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BRU, ..

- Ædiles, seize him. Cit. Yield, Marcius,

.'"- Hear me one word. Beseech you, tribunes, hear me but a word.

ÆDI. Peace, peace.
Men. Be that you seem, truly your country's

: friend,
And temperately proceed to what you would
Thus violently redress. gila

Sir, those cold ways,
That seem like prudent helps, are very poisonous
Wherethe disease is violent:-Layhands upon him,
And bear him to the rock.

No; I'll die here.

[Drawing his Sword. There's some among you have beheld me fighting; Come, try upon yourselves what you have seen me. MEN. Down with that sword ;--Tribunes, with.

draw a while. Bru. Lay hands upon him. MEN.

Help, Marcius! help, You that be noble; help him, young, and old ! Cit. Down with him, down with him! [In this Mutiny, the Tribunes, the Ædiles,

and the People, are all beat in. Men. Go, get you to your house ;5 be gone,


- very poisonous-] I read:

- are very poisons. Johnson. - get you to your house ;] Old copy-our house. Cor. rected by Mr. Rowe. So below: “ I pr’ythee, noble friend, home to thy house.”


All will be naught else. 2 SEN.

Get you gone. COR.

Stand fast;a We have as many friends as enemies.

MEN. Shall it be put to that?
1 SEN.

The gods forbid !
I pr’ythee, noble friend, home to thy house;
Leave us to cure this cause.

For 'tis a sore upon us," You cannot tent yourself: Begone, 'beseech you.

COM. Come, sir, along with us.

Cor. I would they were barbarians, (as they are, Though in Rome litter'd,) not Romans, (as they

are not, Though calv'd i' the porch o’the Capitol,)MEN.

Be gone;8

Stand fast ; &c.] [Old copy-Com. Stand fast ; &c.) This speech certainly should be given to Coriolanus; for all his friends persuade him to retire. So, Cominius presently after :

“ Come, sir, along with us." WARBURTON. For 'tis a sore upon us,] The two last impertinent words, which destroy the measure, are an apparent interpolation.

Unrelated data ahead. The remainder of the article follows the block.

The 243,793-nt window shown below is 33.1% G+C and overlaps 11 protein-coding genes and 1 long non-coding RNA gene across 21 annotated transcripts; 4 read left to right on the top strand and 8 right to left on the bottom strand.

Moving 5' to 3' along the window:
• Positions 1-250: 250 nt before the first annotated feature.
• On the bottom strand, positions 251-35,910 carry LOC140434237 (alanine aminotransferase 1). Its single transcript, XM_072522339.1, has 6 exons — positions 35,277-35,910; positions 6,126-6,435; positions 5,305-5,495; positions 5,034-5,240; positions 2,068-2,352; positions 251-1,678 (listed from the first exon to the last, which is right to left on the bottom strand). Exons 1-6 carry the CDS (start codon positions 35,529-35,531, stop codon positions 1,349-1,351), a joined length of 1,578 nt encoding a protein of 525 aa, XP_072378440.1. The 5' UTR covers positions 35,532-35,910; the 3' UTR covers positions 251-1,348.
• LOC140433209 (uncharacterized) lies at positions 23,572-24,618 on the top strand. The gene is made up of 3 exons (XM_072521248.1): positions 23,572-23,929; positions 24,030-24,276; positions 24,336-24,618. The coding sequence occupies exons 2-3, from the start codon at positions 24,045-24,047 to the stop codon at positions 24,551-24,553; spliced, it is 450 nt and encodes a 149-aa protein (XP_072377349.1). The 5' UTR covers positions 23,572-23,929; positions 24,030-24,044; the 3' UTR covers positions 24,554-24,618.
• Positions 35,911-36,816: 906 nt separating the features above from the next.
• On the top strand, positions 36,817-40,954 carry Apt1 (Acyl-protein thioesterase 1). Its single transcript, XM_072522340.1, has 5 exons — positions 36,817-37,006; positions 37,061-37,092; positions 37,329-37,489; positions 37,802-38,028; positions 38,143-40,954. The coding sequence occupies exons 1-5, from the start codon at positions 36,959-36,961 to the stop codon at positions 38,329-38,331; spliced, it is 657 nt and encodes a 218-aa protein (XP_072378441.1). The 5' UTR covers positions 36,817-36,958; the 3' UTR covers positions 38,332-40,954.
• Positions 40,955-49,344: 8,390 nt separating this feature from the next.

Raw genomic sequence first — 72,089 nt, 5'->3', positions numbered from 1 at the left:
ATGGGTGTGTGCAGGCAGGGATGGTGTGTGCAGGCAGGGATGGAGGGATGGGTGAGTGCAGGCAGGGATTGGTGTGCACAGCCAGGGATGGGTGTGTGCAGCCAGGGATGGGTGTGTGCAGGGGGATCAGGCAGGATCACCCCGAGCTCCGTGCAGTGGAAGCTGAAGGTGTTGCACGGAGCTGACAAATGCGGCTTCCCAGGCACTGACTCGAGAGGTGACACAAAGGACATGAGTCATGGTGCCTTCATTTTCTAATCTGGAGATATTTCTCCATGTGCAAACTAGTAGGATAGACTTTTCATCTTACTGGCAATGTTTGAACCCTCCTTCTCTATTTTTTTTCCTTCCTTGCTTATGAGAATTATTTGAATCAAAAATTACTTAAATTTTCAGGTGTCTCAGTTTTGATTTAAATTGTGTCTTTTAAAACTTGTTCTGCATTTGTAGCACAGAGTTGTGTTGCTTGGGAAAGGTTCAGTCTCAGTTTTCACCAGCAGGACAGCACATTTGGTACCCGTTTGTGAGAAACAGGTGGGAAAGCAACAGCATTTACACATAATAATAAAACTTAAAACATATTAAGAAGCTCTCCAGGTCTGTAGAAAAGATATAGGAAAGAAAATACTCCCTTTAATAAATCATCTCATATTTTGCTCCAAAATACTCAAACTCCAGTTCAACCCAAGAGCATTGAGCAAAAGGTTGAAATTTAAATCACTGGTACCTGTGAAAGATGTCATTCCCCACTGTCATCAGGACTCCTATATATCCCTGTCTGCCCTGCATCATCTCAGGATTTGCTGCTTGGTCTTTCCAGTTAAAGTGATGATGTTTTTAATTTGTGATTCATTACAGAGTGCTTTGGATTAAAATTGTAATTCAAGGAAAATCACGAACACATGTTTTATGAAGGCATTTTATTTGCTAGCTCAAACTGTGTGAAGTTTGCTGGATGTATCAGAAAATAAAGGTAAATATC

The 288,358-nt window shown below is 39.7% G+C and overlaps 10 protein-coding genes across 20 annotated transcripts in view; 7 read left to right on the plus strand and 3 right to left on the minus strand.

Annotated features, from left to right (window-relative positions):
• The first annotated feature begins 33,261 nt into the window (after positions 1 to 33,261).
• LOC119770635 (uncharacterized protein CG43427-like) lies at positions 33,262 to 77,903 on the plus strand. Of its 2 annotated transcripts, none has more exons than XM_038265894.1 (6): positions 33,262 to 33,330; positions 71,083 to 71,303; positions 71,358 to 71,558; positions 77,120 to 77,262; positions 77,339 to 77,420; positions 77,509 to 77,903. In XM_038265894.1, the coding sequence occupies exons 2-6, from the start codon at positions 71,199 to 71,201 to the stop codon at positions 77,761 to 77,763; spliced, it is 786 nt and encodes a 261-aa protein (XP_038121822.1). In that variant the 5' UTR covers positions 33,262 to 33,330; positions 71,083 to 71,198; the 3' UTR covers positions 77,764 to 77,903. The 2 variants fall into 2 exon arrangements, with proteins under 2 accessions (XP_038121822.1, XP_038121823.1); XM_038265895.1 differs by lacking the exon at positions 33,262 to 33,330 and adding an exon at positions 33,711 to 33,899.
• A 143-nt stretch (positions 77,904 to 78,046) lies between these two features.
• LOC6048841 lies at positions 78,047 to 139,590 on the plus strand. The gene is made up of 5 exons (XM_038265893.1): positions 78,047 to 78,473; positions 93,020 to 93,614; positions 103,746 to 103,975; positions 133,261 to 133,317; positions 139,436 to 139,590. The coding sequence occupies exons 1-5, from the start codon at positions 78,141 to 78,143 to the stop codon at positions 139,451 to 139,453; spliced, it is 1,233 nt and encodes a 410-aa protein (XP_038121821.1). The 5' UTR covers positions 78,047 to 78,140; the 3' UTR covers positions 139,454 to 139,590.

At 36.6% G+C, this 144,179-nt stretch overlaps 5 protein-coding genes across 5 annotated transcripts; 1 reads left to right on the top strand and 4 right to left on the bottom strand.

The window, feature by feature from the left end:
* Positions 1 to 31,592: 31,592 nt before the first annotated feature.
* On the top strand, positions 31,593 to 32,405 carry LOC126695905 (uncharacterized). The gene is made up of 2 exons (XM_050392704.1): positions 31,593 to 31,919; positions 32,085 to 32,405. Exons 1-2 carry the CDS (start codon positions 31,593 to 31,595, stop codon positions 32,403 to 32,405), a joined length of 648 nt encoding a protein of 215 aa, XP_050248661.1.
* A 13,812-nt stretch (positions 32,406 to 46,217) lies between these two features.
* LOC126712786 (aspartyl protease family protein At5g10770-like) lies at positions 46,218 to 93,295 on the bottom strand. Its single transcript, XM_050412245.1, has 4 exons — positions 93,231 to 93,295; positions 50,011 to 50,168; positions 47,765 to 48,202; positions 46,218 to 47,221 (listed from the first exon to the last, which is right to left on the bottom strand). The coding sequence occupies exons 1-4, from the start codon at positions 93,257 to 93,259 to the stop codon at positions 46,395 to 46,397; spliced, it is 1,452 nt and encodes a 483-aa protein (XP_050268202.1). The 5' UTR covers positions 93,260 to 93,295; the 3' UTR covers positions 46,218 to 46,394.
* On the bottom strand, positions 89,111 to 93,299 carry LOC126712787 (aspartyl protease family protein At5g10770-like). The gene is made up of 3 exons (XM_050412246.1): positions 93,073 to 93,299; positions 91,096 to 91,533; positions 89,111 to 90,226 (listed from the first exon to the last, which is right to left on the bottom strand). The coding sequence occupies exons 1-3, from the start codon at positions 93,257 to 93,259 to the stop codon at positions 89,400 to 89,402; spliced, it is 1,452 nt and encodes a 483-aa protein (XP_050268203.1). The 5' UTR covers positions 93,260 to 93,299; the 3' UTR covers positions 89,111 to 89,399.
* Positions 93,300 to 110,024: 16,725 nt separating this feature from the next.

STEEVENS. . Cor. I would they were barbarians, (as they are, Though in Rome litter'd,) not Romans, (as they are not, Though calv'd i the porch o'the Capitol,)

Be gone ; &c.] The beginning of this speech, [attributed in the old copy to Menenius,] I am persuaded, should be given to Coriolanus. The latter part only belongs to Menenius :

gone; “ Put not your worthy rage" &c. TYRWHITT. I have divided this speech according to Mr. Tyrwhitt's direction. STEEVENS.

The word, begone, certainly belongs to Menenius, who was very anxious to get Coriolanus away. In the preceding page he says:

“ Go, get you to your house; begone, away,_,"

66 Be

Put not your worthy rage into your tongue;
One time will owe another.9

On fair ground,
I could beat forty of them.

I could myself
Take up a brace of the best of them; yea, the two

COM. But now ’tis odds beyond arithmetick;
And manhood is call’d foolery, when it stands
Against a falling fabrick. Will you hence,
Before the tag return?' whose rage doth rend
Like interrupted waters, and o'erbear
What they are used to bear.

Pray you,


gone: I'll


old wit be in request

try whether

And, in a few lines after, he repeats the same request :

“ Pray you, be gone:
“ I'll try whether my old wit be in request

“ With those that have but little.” M. Mason. 9 One time will owe another.] I know not whether to owe in this place means to possess by right, or to be indebted. Either sense may be admitted. One time, in which the people are seditious, will give us power in some other time : or, this time of the people's predominance will run them in debt : that is, will lay them